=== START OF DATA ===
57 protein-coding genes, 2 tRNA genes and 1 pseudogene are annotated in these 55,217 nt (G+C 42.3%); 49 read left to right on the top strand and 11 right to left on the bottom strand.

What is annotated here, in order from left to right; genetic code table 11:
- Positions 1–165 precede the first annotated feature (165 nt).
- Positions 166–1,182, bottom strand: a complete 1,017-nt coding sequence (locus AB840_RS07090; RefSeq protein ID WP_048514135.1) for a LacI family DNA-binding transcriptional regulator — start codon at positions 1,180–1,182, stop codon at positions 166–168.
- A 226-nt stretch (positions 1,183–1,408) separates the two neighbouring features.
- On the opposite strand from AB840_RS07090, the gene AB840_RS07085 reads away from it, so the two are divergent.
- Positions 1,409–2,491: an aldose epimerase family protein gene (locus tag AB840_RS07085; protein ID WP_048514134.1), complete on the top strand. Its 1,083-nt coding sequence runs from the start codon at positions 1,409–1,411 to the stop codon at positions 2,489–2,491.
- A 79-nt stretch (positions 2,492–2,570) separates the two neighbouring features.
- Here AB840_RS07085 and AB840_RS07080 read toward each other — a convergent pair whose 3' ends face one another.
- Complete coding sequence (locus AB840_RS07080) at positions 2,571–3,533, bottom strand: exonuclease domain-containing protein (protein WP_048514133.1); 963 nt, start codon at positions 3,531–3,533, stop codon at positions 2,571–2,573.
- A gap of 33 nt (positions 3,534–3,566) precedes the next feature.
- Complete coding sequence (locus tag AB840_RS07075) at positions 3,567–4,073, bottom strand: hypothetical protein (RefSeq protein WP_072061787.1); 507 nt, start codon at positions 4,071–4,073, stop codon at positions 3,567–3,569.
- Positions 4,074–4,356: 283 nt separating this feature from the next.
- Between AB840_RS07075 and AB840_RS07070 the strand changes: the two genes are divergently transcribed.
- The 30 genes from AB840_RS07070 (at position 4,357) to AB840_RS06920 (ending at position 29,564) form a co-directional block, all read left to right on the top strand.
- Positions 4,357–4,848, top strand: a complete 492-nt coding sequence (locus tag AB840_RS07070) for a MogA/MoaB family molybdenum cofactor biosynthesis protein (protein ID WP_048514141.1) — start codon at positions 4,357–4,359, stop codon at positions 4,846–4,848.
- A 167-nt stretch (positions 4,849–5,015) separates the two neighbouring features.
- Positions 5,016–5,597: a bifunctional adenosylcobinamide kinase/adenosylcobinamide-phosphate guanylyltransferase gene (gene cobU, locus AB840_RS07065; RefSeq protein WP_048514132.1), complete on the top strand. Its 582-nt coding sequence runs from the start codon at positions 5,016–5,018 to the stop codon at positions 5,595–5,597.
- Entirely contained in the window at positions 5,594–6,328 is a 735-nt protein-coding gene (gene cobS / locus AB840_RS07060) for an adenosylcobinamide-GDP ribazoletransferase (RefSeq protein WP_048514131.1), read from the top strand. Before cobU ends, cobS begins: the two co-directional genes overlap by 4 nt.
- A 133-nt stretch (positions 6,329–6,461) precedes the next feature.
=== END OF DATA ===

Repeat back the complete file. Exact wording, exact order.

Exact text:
57 protein-coding genes, 2 tRNA genes and 1 pseudogene are annotated in these 55,217 nt (G+C 42.3%); 49 read left to right on the top strand and 11 right to left on the bottom strand.

What is annotated here, in order from left to right; genetic code table 11:
- Positions 1–165 precede the first annotated feature (165 nt).
- Positions 166–1,182, bottom strand: a complete 1,017-nt coding sequence (locus AB840_RS07090; RefSeq protein ID WP_048514135.1) for a LacI family DNA-binding transcriptional regulator — start codon at positions 1,180–1,182, stop codon at positions 166–168.
- A 226-nt stretch (positions 1,183–1,408) separates the two neighbouring features.
- On the opposite strand from AB840_RS07090, the gene AB840_RS07085 reads away from it, so the two are divergent.
- Positions 1,409–2,491: an aldose epimerase family protein gene (locus tag AB840_RS07085; protein ID WP_048514134.1), complete on the top strand. Its 1,083-nt coding sequence runs from the start codon at positions 1,409–1,411 to the stop codon at positions 2,489–2,491.
- A 79-nt stretch (positions 2,492–2,570) separates the two neighbouring features.
- Here AB840_RS07085 and AB840_RS07080 read toward each other — a convergent pair whose 3' ends face one another.
- Complete coding sequence (locus AB840_RS07080) at positions 2,571–3,533, bottom strand: exonuclease domain-containing protein (protein WP_048514133.1); 963 nt, start codon at positions 3,531–3,533, stop codon at positions 2,571–2,573.
- A gap of 33 nt (positions 3,534–3,566) precedes the next feature.
- Complete coding sequence (locus tag AB840_RS07075) at positions 3,567–4,073, bottom strand: hypothetical protein (RefSeq protein WP_072061787.1); 507 nt, start codon at positions 4,071–4,073, stop codon at positions 3,567–3,569.
- Positions 4,074–4,356: 283 nt separating this feature from the next.
- Between AB840_RS07075 and AB840_RS07070 the strand changes: the two genes are divergently transcribed.
- The 30 genes from AB840_RS07070 (at position 4,357) to AB840_RS06920 (ending at position 29,564) form a co-directional block, all read left to right on the top strand.
- Positions 4,357–4,848, top strand: a complete 492-nt coding sequence (locus tag AB840_RS07070) for a MogA/MoaB family molybdenum cofactor biosynthesis protein (protein ID WP_048514141.1) — start codon at positions 4,357–4,359, stop codon at positions 4,846–4,848.
- A 167-nt stretch (positions 4,849–5,015) separates the two neighbouring features.
- Positions 5,016–5,597: a bifunctional adenosylcobinamide kinase/adenosylcobinamide-phosphate guanylyltransferase gene (gene cobU, locus AB840_RS07065; RefSeq protein WP_048514132.1), complete on the top strand. Its 582-nt coding sequence runs from the start codon at positions 5,016–5,018 to the stop codon at positions 5,595–5,597.
- Entirely contained in the window at positions 5,594–6,328 is a 735-nt protein-coding gene (gene cobS / locus AB840_RS07060) for an adenosylcobinamide-GDP ribazoletransferase (RefSeq protein WP_048514131.1), read from the top strand. Before cobU ends, cobS begins: the two co-directional genes overlap by 4 nt.
- A 133-nt stretch (positions 6,329–6,461) precedes the next feature.